road widening proposals. Council did not disclose on issued certificates that it was subject to widening. o HC: Council holds DOC no different from person carrying on business and giving info. o BUT disapproved of PCs Evatt approach. o THUS: not a prerequisite to DOC that D be in the business of giving info though relevant o Request for information helps Ps case. Reasonable Reliance: Tepko v Water Board: P companies owner of land. Wanted to rezone/subdivide. Borrowed funds from bank, but bank needed estimate of redevelopment (otherwise too expensive) eg water/sewerage connection. P got estimate from Water Board (after much pressure). Very high, so bank wanted repayment. P sold land for much smaller sum. Turned out estimate was greatly overstated. o HC: D had no DOC to P unreasonable. Figure was given reluctantly after much pressure/lobbying by P P had access to other expert advice Board unaware that figure required for Ps bank. Shaddock & Associates v Parramatta City Council: o HC: reasonable for P to rely on Council certificate BUT not reasonable to rely on advice given over phone to Ps solicitor by unidentified council employee. Ds knowledge/Ps request for information: San Sebastian v The Minister Administering the Environmental Planning and Assessment Act: P (property developer) relied on redevelopment plans published by Sydney City Council and state planning authority. P purchased property and lost money when D did not proceed with redevelopment. o HC: unreasonable of P to rely on published plan Plan did not have feasibility statement as to whether it was capable of implementation D made no statement as to whether plan would proceed. P made no request to D for information. BUT D will have DOC, where no request, if D intends to induce P (or class) to rely. Auditors: Esanda Finance Copr v Peat Marwick Hungerfods: P (finance company) loaned funds to Excel, relying on accounts audited by D. P did not get accounts from D. Excel failed to repay. HC: reluctant to impose DOC on auditors. McHugh J: o Increase in cost of auditing services from needing professional indemnity insurance. o Increase in auditor fees with decrease in competition and standard of services o Difficult admin of court extension of liability o Ps in this type of case would be sophisticated groups with means to avoid risk of loss o Audit info is widely disseminated to 3rd parties indeterminate liability o Creditors/investors can most efficiently absorb loss o Auditors neg only secondary cause of Ps loss first is failure of investment o Complex factual issues lengthy/costly trial. Negligent Acts: Caltex Oil (Australia) v The Dredge Willemstad: D dredge neg damaged oil pipeline owned by Aus Oil Refining, which conveyed oil to Caltex oil terminal. Caltex had expense of transporting by land economic loss. No proprietary interest in pipe no property damage. o HC: D owed DOC to Caltex to avoid pure economic loss. o Gibbs J: There are exceptional cases where D has knowledge that P individually (not member of class) will suffer as consequence of neg and thus owes DOC to not cause him damage by neg act. o Mason J: D liable if RF that specific individual (not general class) will suffer. o Difficult to discern a common ratio from judgments.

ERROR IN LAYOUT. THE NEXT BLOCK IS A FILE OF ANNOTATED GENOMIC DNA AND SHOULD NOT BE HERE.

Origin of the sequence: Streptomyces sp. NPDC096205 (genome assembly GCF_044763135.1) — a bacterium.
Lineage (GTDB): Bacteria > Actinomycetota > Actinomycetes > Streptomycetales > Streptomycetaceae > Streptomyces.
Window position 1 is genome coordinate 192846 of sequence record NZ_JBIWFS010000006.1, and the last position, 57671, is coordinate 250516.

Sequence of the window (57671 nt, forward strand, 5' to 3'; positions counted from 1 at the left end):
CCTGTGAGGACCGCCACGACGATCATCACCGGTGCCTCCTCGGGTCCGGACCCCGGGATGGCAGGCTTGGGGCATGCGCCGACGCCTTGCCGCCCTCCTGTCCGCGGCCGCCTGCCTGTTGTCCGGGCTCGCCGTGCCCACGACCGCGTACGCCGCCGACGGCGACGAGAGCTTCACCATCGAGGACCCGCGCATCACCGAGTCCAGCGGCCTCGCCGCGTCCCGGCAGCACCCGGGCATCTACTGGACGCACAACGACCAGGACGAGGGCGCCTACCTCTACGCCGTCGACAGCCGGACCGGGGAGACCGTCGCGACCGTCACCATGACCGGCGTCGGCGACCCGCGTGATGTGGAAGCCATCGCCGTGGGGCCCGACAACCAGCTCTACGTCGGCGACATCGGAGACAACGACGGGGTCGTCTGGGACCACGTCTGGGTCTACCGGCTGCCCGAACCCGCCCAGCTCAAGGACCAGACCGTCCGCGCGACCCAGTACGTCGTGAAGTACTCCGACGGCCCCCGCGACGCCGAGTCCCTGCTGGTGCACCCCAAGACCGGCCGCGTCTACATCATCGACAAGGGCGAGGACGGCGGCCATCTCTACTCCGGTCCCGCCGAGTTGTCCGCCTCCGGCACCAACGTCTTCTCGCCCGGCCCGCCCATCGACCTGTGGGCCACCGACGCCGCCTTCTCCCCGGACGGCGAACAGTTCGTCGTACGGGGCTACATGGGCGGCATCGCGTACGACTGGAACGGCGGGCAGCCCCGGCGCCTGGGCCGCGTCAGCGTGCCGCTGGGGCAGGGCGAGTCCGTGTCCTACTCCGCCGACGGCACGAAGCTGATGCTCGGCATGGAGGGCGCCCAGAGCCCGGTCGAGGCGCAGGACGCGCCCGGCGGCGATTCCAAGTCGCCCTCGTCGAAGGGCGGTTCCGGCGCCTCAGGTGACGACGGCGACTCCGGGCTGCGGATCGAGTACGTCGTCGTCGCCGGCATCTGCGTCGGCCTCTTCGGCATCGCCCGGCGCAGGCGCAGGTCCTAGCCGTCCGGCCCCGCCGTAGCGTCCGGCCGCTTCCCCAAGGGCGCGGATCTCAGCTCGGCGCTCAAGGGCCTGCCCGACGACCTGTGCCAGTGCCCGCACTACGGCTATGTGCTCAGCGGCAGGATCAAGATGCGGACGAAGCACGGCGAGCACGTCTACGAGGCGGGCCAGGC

After: State Supreme Courts argued on Caltex principals, but P lost. Difficult to prove P known to D as individuals or members of ascertained class. Christopher v MV Fiji Gas: fishing boat rammed by other boat. No fishing and fishermen did not get wages. Applied Caltex. Held: fishermen not ascertainable class.